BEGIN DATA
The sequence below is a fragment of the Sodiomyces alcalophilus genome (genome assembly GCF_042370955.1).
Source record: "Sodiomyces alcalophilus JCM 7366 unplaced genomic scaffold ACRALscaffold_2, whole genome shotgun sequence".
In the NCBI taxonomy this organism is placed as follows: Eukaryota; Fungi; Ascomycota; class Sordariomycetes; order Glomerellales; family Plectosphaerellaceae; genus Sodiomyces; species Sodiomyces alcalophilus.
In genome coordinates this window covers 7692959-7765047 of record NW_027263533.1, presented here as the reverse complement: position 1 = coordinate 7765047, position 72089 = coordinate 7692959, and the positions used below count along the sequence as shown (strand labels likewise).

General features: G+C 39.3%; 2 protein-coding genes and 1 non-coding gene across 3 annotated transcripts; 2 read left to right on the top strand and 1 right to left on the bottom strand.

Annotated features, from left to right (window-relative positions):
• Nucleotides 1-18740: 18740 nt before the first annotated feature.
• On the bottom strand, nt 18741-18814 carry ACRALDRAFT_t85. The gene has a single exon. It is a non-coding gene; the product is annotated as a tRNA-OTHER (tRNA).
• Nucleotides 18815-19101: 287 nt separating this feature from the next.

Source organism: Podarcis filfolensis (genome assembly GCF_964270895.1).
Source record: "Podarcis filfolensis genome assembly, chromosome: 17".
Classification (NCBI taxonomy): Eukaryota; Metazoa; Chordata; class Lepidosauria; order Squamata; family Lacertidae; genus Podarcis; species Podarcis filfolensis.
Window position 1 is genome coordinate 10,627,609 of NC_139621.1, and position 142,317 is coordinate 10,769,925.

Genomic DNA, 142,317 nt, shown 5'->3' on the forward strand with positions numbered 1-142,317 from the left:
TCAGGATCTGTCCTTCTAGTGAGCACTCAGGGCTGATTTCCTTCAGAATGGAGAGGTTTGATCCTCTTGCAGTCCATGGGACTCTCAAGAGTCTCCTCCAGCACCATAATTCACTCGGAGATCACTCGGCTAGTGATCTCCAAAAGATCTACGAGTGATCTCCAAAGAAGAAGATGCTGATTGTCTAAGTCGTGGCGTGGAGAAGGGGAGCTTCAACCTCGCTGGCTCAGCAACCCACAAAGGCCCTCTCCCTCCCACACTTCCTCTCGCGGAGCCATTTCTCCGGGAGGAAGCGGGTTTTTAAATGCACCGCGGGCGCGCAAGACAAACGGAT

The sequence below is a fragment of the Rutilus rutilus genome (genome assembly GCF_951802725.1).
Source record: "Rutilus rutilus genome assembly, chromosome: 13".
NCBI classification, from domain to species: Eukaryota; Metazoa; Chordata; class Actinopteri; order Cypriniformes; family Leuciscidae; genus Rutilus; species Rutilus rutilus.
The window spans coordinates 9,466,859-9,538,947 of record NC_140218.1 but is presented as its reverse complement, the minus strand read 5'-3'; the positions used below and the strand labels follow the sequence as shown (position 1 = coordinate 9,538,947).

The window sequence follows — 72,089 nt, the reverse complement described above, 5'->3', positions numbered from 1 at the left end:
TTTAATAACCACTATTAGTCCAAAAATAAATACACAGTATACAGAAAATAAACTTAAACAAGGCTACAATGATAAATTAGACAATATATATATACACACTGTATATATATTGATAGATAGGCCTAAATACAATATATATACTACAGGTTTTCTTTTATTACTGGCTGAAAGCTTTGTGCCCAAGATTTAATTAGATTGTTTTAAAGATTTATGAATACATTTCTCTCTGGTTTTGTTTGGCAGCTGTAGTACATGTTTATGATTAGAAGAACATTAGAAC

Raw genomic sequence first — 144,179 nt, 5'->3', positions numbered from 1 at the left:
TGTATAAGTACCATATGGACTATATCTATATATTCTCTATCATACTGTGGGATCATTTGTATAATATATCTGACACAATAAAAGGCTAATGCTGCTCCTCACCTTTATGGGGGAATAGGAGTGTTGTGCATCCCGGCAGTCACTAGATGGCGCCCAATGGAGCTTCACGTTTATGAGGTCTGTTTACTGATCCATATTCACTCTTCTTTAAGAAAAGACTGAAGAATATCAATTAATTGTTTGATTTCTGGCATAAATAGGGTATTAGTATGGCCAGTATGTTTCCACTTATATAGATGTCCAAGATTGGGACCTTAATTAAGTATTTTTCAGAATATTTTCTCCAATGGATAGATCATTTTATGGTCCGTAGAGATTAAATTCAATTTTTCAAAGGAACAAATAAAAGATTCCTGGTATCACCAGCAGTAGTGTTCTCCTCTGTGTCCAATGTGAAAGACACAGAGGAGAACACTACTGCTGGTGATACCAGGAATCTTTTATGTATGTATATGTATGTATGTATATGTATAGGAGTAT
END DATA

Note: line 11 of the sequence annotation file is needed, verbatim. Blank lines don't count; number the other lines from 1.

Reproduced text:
Source record: "Podarcis filfolensis genome assembly, chromosome: 17".